I like the look of spring in some lanes in my city. The one outside my alma mater for example, is gorgeous. It is lined with old souls – trees – that have been witness to many stories, secrets, lives, travels, suns and moons, rains and rainbows. They’ve been home to ants scurrying about on their branches and trunks, telling them more stories, of love and heartbreak. Those sturdy trunks have supported many a wistful back in an blank hour of philosophising – contemplating life, it’s meaning, or lack thereof.
Just outside the college wall, I met a Bougainvillea yesterday. Swathed in a bloom of hot pink, it made the Gulmohur blush. They saw me looking at them. The Gulmohur smiled and dropped me a flower. The Bougainvillea laughed in the breeze.
An afternoon breeze it was in spring time. I sought comfort of the older Neem. It was quieter. It greeted me with a handful of delicate, sweet blossoms of its own. I sat at its feet, resting my back against its hospitable trunk.
I offered a memoir to the neem in return.
He used to walk me to college everyday. At the entrance, before leaving, I’d hug him and he’d quietly smile, smooth down my hair and always find a stray strand to tuck behind my ear, and he’d leave as I’d stand there till I couldn’t see him anymore.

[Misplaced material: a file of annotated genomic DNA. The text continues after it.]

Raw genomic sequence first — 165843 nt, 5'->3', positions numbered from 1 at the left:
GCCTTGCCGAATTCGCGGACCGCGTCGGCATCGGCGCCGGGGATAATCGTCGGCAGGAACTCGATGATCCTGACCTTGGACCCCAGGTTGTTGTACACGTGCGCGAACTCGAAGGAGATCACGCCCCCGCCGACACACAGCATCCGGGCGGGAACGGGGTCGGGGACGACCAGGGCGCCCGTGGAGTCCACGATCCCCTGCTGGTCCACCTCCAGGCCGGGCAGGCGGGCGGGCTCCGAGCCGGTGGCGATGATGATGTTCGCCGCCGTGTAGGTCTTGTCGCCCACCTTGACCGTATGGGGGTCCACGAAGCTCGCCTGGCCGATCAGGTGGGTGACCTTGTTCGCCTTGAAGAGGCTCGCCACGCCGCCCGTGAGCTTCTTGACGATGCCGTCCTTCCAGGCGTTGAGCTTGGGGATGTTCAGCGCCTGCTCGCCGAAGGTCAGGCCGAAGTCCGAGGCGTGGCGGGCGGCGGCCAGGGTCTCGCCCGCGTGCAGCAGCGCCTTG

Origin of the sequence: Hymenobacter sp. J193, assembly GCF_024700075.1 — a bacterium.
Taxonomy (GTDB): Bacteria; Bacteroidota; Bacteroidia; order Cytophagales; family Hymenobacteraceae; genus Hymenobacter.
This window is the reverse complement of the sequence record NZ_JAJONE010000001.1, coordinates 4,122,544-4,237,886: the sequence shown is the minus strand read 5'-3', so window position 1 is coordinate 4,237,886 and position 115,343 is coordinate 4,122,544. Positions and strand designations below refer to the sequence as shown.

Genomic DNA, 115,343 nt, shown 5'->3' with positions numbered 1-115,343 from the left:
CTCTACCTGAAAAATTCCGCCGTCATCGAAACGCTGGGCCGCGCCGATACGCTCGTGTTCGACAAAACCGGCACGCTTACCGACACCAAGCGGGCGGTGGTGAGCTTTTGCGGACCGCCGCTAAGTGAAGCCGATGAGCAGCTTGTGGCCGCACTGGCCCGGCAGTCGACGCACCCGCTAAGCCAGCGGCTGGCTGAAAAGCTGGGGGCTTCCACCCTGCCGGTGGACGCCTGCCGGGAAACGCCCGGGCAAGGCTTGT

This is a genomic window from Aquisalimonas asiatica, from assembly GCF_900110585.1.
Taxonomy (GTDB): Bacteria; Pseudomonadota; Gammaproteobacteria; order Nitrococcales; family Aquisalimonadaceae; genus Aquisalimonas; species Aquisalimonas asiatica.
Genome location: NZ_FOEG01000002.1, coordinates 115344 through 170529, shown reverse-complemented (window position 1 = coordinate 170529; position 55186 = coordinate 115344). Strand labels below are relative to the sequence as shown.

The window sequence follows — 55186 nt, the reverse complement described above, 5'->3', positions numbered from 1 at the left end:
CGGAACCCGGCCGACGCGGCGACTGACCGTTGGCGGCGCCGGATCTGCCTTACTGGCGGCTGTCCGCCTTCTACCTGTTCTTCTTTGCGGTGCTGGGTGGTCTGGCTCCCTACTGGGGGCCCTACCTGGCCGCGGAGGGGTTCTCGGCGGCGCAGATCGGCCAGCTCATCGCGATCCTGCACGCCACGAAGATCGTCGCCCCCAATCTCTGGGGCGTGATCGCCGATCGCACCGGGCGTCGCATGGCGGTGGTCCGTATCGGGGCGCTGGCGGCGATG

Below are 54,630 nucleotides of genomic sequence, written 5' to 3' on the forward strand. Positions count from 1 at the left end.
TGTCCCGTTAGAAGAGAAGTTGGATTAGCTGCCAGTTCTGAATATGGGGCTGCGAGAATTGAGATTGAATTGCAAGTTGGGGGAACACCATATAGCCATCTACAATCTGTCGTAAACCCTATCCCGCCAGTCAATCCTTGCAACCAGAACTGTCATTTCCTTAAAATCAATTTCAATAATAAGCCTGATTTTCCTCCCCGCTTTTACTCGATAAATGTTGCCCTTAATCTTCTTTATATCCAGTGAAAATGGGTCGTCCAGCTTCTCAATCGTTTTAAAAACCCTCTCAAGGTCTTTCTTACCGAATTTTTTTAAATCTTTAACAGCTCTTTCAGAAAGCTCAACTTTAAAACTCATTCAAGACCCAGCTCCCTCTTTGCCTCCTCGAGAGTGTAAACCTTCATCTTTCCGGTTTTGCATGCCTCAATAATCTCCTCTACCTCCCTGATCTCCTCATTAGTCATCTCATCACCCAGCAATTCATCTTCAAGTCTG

He never said a goodbye.
Each morning, I’d hurry to get ready. Trying to buy me time, cutting back on those precious, give extra minutes of sleep so I could meander about the street for a little more time, in his company.
Some days, he’d hum a tune as I would sometimes walk behind him, skip ahead, dance if it was a happy tune. He was, I think, slightly embarrassed by the dancing. Colour rushed to his cheeks and he wouldn’t know where to look but he never denied me this joy, of breaking into a dance, on a very public street. He never stopped singing. For me. To me.
Most days, we just walked along in silence. No one said anything and it felt right.
We never discussed work, or the news, or politics, or the neighbourhood gossip. It was just us – him and me, the trees, the birds, and the silence. And always, at the entrance of my college, he would stop. I didn’t ask him to come in. Nor did he ask to be shown around.
Those two minutes of transition, standing in time, looking into his eyes, a curiously simple ritual of goodbye without a goodbye being said… Those two minutes were what my life was all about.
Two years back, we realised we had perhaps, exhausted all we could talk about. Life wasn’t kind enough to afford us sunsets at the beach like it had when we had first met and say half merged in the sea, in comfortable silence as the sun looked on.
I packed things I thought I would need in the days without him. He drove me to the airport. I hugged him. He smiled and looked in my eyes as he found the stray lock of hair to tuck behind my ear. He did not leave till he couldn’t see me anymore.